As a teacher in a Long Island, New York, district for 25 years, I loved teaching and the close involvement with my students’ families. I knew of the joyful occasions and the more serious events— a dad’s heart attack, a brother’s diagnosis of cystic fibrosis, a mom’s kidney transplant. My classes often sent get-well cards. However, in all 25 years, no parent ever told me about a member of the family who was suffering from a mental illness. I now consider this disturbing after reviewing the statistics and truths surrounding diseases of the brain.
Mental Illness Statistics
- One in five people will suffer a severe mental illness at some point in his or her life. On average, one in five children in classrooms nationwide are likely living with someone who has a mental illness.
- Mental illness is second only to heart disease as the leading cause of disability in this country and worldwide, according to the World Health Organization (WHO) and Harvard University.
- Four of the top ten causes of lifetime disability are severe mental illnesses, including depression, schizophrenia, bipolar disorder and obsessive compulsive disorder. The leading cause of lifetime disability is depression.
- Twelve percent of children and adolescents have a diagnosable mental illness requiring treatment.
- Of those needing treatment, less than one in five people will receive it.
- Suicide is the third leading cause of death in people ages 15 to 24.
- Adolescents who may be experiencing a mental illness often turn to drugs and alcohol to self medicate, finding it more socially acceptable than going for treatment.
- Half of the people who develop a mental illness show symptoms before the age of 14.
- Mental illnesses are biological-based brain disorders. They cannot be overcome by will power and are not related to a person’s character or intelligence.
How is it that no student or parent ever told me there was mental illness in the family? Imagine a child who goes home from school to a parent unable to get out of bed due to severe depression. Or think about having a sibling who hears voices due to schizophrenia? The reason for this silence is the stigma surrounding mental illness. With a stigma comes misinformation, isolation, fear and shame.
I learned firsthand all about the stigma. In my son’s senior year of high school, his personality began to change. He became obsessed, brooded in his room and appeared to be in a stupor. My family didn’t know where to turn, but eventually we sought psychiatric help. When diagnosing my son, the doctor said, “Your son has schizophrenia, and I have one good piece of advice: Do not tell anyone. The stigma is so pervasive that your entire family will never be looked at the same way.”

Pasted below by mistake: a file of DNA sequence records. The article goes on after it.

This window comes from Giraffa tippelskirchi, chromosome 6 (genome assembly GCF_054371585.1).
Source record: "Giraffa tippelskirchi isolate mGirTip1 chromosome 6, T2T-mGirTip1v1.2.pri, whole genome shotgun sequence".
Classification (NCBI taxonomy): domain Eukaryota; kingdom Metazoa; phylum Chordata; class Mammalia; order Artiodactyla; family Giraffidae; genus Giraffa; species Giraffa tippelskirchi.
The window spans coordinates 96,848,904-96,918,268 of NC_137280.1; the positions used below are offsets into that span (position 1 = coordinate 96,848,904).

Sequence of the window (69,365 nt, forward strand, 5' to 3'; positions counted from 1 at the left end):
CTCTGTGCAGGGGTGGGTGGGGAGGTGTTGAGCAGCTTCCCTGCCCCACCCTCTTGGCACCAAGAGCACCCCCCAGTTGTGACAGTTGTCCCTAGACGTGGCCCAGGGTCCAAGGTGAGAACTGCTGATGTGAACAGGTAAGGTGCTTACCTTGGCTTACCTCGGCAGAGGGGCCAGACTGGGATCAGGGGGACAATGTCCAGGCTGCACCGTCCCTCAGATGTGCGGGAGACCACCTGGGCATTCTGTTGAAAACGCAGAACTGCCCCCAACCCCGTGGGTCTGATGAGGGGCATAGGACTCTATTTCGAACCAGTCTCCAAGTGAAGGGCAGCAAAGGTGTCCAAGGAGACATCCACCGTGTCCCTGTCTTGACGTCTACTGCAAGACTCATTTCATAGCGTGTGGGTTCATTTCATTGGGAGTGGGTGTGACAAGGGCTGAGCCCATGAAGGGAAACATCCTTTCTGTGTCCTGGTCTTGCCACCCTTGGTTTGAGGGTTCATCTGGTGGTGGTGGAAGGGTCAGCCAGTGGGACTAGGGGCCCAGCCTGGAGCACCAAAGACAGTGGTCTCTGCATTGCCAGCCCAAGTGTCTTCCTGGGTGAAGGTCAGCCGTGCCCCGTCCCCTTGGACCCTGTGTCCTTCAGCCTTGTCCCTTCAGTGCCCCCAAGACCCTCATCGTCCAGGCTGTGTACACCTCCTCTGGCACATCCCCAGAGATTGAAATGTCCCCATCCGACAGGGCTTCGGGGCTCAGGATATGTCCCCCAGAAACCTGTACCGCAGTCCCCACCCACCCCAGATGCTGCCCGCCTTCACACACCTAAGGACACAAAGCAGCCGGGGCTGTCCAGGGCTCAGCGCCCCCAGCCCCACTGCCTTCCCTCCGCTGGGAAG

Unfortunately, we did as we were told. My husband, myself and my daughter kept silent— and felt shame for many years.
Then when my husband and I attended a local National Alliance on Mental Illness (NAMI) meeting, I learned that we were not alone. Inspired by the hope and help of NAMI members, we became advocates for people with mentally illnesses. NAMI is a nationwide nonprofit, grassroots, self-help and advocacy organization dedicated to improving the lives of all those affected by severe mental illness.
Upon retiring from teaching, I was determined to use my expertise to combat the stigma of mental illness. With two other NAMI members who were also teachers and mothers of sons with a mental illness, we created Breaking the Silence: Teaching the Next Generation about Mental Illness (BTS), an educational program for upper elementary, middle and high school classrooms designed to inform students about mental illness. Stories, games, posters and activities teach students that mental illnesses are treatable brain disorders, which are no one’s fault.
BTS helps children to recognize the warning signs of mental illnesses, encourages early treatment and discourages bullying behavior.
I often think how valuable these lessons would have been to my son, his friends and our family members. Today, more than 25,000 copies of BTS materials have been distributed nationwide, as well as in several countries. BTS has been translated into Spanish and disseminated in Mexico. Letters and e-mails from teachers and advocates who use BTS express its validity in breaking down the barriers of the stigma surrounding mental illnesses.
Together we can foster classrooms where children feel free to ask for help when they are emotionally troubled, just as they would to cope with a stomachache or muscle pain. Education is the key to “breaking the silence” about mental illness.